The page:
15. Contribution of spinal cord biopsy to diagnosis of aquaporin-4 antibody positive neuromyelitis optica spectrum disorder.

    PubMed

    Ringelstein, M; Metz, I; Ruprecht, K; Koch, A; Rappold, J; Ingwersen, J; Mathys, C; Jarius, S; Brück, W; Hartung, H-P; Paul, F; Aktas, O

    2013-11-01

    Longitudinally extensive transverse myelitis is characteristic but not pathognomonic for neuromyelitis optica spectrum disorders (NMOSDs) and may mimic local tumors. In this retrospective study based on a cohort of 175 NMOSD patients we identified seven patients who initially presented with a longitudinally extensive spinal cord lesion and underwent spinal cord biopsy due to magnetic resonance imaging (MRI)-suspected malignancies. Remarkably, routine neuropathology was inconclusive and did not guide the diagnostic process to anti-aquaporin-4 (AQP4)-seropositive NMOSD. Serious postoperative complications occurred in 5/7 patients and persisted during follow-up in 2/7 patients (29%). Considering these sequelae, AQP4-antibody testing should be mandatory in patients with inconclusive longitudinally extensive spinal cord lesions prior to biopsy. PMID:24192218

  16. False positive results for antibody to HIV in two men with systemic lupus erythematosus.

    PubMed Central

    Esteva, M H; Blasini, A M; Ogly, D; Rodríguez, M A

    1992-01-01

    False positive results were obtained for HIV tests in two men with active systemic lupus erythematosus (SLE) who were suspected of being infected with HIV because of fever, weight loss, lymphadenopathy, and inflammatory myopathy. Enzyme linked immunosorbent assays (ELISAs) for HIV were twice positive when tested three times over a period of six months. Western blot analysis showed reactivity against the gp41 band in patient 1. False positive results for HIV tests can occur in patients with SLE, potentially leading to an erroneous diagnosis of HIV infection. PMID:1417140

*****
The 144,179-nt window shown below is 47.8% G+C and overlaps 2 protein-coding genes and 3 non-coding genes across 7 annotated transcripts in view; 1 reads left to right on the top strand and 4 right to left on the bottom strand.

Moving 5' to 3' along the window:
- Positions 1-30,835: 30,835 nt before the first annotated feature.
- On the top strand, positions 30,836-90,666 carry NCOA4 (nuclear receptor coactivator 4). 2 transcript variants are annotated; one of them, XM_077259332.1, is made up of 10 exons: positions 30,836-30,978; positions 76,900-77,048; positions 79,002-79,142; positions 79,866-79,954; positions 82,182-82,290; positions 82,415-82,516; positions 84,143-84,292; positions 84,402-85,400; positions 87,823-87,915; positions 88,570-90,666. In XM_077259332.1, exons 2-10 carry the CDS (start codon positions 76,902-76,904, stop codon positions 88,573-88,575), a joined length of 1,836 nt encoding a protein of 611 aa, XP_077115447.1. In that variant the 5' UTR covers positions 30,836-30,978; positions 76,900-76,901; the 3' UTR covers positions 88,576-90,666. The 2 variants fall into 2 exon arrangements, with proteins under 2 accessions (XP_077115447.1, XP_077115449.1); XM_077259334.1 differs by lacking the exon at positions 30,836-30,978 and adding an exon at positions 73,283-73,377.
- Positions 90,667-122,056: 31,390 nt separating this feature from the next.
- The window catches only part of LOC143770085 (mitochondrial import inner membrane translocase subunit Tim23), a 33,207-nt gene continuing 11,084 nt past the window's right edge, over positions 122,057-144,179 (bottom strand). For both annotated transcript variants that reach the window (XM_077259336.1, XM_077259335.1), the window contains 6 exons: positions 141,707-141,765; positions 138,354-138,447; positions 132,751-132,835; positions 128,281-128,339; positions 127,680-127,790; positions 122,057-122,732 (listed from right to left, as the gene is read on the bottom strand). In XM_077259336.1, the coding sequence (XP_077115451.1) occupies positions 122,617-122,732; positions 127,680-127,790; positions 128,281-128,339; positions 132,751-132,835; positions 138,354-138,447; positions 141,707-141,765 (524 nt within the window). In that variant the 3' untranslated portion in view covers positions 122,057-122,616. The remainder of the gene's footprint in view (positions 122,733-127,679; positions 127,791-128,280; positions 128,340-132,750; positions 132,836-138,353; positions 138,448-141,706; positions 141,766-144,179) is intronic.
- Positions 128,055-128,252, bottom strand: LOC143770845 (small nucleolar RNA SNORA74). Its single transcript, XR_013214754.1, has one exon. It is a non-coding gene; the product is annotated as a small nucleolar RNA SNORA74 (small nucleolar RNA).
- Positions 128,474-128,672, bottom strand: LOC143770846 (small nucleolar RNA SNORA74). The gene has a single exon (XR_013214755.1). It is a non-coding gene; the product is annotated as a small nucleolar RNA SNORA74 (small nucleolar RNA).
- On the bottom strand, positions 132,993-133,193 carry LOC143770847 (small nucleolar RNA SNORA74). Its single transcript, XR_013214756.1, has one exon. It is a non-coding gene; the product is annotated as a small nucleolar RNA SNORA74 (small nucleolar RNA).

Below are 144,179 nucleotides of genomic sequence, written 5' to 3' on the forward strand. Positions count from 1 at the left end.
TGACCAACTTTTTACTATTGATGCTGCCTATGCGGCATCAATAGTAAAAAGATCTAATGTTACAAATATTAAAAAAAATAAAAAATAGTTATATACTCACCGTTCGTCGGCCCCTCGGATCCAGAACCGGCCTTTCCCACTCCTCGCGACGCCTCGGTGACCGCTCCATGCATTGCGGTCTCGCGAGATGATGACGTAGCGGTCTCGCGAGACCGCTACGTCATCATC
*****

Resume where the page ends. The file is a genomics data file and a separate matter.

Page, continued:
17. Available means: manifestations of Aristotle's three modes of rhetorical appeal in antinuclear fiction

    SciTech Connect

    Mannix, P.J.

    1986-01-01

    The abundance of sympathetic scientists, military men and clergymen in antinuclear fiction reflects a public perception that authorities speak most knowledgeably about an issue. Other antinuclear works employ characters with less traditional ethical appeals: nurturing women, vital youths, and even infallible computers. Antinuclear fiction uses enthymeme and example to reflect the history of the nuclear weapons debate. Some works attach the immorality of the weapons by examining the moral dilemmas of nuclear scientists. Others admit the permanence of the nuclear threat. By arousing emotions, fiction is capable of mobilizing its audience's active support for the ideas it presents. The principal emotions that various antinuclear works arouse highlight the close relationship between literature and rhetoric. The most dominant emotions, pity and fear, are the two Aristotle links to tragedy. Scorn, the principal emotion that Dr. Strangelove arouses - is the crucial emotion on which all satire depends. However, the other principal emotion in anti-nuclear fiction - hope - has principally a rhetorical function ensuring that the feelings the works provoke will be channeled constructively.